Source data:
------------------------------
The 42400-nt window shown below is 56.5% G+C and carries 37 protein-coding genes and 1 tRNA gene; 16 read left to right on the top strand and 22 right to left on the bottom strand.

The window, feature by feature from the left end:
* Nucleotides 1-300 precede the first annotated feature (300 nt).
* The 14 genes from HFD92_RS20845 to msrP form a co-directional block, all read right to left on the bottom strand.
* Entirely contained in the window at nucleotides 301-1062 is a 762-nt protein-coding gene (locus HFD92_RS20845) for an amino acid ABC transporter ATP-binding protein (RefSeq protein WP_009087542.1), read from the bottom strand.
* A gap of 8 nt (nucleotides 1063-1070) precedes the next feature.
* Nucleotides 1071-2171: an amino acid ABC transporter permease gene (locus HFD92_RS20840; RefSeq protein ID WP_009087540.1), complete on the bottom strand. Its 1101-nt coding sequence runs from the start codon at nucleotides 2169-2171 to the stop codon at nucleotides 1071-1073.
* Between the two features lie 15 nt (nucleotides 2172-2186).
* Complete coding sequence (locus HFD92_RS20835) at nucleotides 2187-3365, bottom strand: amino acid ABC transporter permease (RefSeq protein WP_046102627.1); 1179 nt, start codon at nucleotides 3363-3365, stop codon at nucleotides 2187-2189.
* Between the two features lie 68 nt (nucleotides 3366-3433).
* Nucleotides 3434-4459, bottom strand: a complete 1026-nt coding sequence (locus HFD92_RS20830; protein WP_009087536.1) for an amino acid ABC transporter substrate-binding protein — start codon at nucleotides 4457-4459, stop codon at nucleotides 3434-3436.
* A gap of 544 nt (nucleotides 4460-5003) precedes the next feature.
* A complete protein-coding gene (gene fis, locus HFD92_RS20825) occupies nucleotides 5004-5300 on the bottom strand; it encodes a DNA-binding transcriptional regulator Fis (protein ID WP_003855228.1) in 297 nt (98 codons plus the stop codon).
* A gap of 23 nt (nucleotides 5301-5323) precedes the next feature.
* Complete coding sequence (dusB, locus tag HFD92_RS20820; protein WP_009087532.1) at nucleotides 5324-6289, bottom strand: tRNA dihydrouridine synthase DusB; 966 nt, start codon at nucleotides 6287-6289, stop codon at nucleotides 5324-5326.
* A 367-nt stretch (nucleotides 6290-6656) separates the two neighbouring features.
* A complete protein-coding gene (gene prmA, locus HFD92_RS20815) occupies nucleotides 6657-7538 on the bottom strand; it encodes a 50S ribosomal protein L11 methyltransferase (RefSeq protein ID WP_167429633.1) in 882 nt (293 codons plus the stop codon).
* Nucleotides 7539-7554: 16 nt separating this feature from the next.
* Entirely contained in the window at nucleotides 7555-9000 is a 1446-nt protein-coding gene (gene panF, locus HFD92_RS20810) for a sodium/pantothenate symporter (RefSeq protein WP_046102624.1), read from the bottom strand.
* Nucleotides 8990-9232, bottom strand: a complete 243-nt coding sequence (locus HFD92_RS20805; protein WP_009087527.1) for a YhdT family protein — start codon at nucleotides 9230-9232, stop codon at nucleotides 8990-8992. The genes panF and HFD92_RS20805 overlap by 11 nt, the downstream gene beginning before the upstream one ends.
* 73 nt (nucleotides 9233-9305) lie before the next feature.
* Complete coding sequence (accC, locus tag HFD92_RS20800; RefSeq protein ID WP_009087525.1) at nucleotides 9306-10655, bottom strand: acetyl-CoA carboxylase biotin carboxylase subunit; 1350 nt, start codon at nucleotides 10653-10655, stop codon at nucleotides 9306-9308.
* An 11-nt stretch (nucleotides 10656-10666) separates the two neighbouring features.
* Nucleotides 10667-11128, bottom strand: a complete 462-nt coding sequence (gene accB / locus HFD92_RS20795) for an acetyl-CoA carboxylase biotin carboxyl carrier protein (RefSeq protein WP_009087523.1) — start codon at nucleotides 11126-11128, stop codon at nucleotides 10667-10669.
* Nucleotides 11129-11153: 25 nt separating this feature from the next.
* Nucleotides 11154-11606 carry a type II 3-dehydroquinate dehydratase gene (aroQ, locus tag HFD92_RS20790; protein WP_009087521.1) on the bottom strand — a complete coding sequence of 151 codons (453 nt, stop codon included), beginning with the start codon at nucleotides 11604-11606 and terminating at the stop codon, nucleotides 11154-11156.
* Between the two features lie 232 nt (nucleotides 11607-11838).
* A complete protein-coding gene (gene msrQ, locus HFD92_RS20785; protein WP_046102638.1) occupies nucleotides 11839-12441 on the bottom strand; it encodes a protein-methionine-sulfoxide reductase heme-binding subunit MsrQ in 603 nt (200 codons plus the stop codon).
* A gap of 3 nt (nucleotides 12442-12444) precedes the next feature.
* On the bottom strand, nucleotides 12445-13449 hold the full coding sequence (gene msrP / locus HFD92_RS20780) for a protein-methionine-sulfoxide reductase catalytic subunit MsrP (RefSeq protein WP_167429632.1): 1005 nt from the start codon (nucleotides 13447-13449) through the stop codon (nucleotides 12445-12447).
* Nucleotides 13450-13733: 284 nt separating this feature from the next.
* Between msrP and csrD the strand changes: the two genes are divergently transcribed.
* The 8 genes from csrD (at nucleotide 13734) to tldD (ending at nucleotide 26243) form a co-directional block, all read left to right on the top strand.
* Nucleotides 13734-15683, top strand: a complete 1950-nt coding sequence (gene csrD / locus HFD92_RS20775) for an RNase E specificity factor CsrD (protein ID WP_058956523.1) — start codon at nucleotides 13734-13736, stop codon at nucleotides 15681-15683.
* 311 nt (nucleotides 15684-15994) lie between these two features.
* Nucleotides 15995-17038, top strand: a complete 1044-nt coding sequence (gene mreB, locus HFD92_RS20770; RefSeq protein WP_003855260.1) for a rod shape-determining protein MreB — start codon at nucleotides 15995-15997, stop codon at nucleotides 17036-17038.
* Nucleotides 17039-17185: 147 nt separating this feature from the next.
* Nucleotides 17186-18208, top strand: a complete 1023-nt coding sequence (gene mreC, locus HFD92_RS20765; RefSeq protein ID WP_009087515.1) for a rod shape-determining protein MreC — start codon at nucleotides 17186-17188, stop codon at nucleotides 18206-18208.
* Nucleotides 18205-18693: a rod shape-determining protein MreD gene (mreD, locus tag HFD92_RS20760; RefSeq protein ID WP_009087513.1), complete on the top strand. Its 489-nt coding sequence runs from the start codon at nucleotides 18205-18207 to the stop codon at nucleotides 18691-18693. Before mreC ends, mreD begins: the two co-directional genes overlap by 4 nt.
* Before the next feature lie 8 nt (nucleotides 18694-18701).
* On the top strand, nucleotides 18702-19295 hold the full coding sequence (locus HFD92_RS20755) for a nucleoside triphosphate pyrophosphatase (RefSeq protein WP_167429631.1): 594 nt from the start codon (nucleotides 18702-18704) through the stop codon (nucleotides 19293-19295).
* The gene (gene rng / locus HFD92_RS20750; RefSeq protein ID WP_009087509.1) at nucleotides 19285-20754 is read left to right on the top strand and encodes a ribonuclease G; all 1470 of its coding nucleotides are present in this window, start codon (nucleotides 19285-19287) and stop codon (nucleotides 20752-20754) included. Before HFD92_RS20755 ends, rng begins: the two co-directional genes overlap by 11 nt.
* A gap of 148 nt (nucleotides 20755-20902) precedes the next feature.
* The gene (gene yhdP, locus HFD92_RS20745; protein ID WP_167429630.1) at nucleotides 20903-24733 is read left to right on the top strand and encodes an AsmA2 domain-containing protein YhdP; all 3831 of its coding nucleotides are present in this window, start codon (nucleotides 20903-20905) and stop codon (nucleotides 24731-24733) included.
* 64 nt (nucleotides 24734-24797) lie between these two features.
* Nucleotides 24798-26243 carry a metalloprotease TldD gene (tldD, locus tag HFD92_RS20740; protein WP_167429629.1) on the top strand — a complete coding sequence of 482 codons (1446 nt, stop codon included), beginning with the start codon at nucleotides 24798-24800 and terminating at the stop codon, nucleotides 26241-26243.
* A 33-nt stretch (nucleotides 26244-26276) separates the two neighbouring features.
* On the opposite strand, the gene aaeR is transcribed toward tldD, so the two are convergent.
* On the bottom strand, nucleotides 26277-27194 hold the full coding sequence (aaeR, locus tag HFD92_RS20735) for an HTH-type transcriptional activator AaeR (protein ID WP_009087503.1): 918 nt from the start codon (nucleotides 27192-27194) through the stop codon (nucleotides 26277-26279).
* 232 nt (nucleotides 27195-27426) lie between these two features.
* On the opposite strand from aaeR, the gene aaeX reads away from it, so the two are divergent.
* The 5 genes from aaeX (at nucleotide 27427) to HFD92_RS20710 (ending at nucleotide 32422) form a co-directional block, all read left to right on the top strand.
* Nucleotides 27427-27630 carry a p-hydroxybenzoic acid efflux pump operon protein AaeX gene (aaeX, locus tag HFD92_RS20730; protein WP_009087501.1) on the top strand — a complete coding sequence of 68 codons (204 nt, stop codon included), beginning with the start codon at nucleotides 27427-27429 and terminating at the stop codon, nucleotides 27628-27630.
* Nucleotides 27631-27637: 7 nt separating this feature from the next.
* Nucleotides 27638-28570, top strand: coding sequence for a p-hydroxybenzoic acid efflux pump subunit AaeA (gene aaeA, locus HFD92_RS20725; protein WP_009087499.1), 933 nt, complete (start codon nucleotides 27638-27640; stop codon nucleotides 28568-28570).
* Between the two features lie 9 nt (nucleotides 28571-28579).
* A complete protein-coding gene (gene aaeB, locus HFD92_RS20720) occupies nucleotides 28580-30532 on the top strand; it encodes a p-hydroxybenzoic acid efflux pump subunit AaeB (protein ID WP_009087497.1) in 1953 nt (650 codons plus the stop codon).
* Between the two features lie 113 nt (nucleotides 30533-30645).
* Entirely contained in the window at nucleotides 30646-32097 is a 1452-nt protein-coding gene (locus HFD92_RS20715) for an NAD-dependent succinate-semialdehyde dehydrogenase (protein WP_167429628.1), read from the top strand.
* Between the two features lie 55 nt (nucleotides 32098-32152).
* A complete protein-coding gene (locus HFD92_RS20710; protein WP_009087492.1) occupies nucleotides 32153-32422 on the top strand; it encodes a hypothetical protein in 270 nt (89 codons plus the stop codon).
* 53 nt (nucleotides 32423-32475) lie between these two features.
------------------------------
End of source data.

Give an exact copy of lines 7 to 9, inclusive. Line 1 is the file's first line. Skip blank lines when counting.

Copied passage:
* Nucleotides 1071-2171: an amino acid ABC transporter permease gene (locus HFD92_RS20840; RefSeq protein ID WP_009087540.1), complete on the bottom strand. Its 1101-nt coding sequence runs from the start codon at nucleotides 2169-2171 to the stop codon at nucleotides 1071-1073.
* Between the two features lie 15 nt (nucleotides 2172-2186).
* Complete coding sequence (locus HFD92_RS20835) at nucleotides 2187-3365, bottom strand: amino acid ABC transporter permease (RefSeq protein WP_046102627.1); 1179 nt, start codon at nucleotides 3363-3365, stop codon at nucleotides 2187-2189.